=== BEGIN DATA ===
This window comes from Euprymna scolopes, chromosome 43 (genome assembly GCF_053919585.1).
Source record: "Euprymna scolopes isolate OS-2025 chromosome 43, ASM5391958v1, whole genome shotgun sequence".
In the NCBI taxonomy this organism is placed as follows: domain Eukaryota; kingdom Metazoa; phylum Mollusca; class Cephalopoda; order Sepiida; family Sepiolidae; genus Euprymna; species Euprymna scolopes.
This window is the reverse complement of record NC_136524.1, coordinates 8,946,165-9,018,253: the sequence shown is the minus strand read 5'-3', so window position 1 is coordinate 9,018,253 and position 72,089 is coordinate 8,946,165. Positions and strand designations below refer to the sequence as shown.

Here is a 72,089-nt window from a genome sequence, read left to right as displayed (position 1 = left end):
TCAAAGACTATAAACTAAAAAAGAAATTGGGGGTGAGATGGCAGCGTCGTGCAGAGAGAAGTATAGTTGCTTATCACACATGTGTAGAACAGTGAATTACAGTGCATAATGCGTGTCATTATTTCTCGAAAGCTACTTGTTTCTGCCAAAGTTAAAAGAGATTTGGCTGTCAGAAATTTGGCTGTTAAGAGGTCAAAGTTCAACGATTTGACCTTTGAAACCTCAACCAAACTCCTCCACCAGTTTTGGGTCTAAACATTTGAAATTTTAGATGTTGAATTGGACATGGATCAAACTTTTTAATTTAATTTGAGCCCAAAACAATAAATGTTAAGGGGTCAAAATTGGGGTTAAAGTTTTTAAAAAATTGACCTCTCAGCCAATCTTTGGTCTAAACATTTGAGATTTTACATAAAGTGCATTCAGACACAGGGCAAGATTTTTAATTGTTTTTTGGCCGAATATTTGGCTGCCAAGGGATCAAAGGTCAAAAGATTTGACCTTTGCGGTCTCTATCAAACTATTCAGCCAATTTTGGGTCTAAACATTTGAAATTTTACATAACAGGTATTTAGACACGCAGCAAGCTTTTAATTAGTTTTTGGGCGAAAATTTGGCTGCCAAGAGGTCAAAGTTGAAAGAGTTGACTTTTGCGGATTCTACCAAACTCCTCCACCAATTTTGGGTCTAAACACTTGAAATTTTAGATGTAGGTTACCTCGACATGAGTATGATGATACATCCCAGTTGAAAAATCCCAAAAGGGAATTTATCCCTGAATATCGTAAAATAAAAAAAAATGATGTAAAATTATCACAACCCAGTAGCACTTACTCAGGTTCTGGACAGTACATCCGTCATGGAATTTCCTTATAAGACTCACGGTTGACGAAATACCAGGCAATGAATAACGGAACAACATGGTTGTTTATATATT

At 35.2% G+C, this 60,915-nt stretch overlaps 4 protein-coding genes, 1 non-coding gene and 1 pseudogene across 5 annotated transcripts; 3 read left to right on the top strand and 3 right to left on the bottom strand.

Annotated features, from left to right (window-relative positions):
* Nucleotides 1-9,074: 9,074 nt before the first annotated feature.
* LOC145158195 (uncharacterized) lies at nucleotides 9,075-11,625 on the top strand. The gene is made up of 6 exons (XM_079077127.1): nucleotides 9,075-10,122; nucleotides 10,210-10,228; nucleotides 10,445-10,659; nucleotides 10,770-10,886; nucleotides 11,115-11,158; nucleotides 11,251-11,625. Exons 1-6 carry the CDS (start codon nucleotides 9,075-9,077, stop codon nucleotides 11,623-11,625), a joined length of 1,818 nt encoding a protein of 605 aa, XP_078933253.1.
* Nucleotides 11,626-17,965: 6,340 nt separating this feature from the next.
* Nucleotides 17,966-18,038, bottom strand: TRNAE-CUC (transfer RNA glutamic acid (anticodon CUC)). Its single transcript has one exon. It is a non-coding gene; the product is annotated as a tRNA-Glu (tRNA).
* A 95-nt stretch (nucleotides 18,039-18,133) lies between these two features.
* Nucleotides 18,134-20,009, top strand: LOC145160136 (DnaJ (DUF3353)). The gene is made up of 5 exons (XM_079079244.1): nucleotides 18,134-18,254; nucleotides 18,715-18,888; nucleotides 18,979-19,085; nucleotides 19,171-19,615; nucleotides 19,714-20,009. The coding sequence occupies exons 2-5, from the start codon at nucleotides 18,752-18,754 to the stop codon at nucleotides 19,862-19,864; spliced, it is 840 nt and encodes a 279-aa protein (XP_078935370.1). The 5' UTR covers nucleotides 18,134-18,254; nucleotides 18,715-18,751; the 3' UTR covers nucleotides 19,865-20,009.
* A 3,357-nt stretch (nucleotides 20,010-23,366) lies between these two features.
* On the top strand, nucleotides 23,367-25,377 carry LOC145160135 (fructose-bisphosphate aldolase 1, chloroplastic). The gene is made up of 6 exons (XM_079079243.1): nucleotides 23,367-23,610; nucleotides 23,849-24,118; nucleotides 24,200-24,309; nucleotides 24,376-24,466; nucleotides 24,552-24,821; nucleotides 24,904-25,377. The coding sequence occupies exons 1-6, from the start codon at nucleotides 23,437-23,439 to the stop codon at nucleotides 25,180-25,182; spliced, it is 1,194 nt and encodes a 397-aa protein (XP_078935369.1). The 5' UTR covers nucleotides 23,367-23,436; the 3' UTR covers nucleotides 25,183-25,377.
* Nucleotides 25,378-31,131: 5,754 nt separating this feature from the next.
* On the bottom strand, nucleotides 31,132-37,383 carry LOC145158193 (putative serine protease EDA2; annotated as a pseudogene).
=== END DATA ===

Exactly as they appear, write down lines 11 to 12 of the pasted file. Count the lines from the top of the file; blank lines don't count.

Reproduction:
* Nucleotides 11,626-17,965: 6,340 nt separating this feature from the next.
* Nucleotides 17,966-18,038, bottom strand: TRNAE-CUC (transfer RNA glutamic acid (anticodon CUC)). Its single transcript has one exon. It is a non-coding gene; the product is annotated as a tRNA-Glu (tRNA).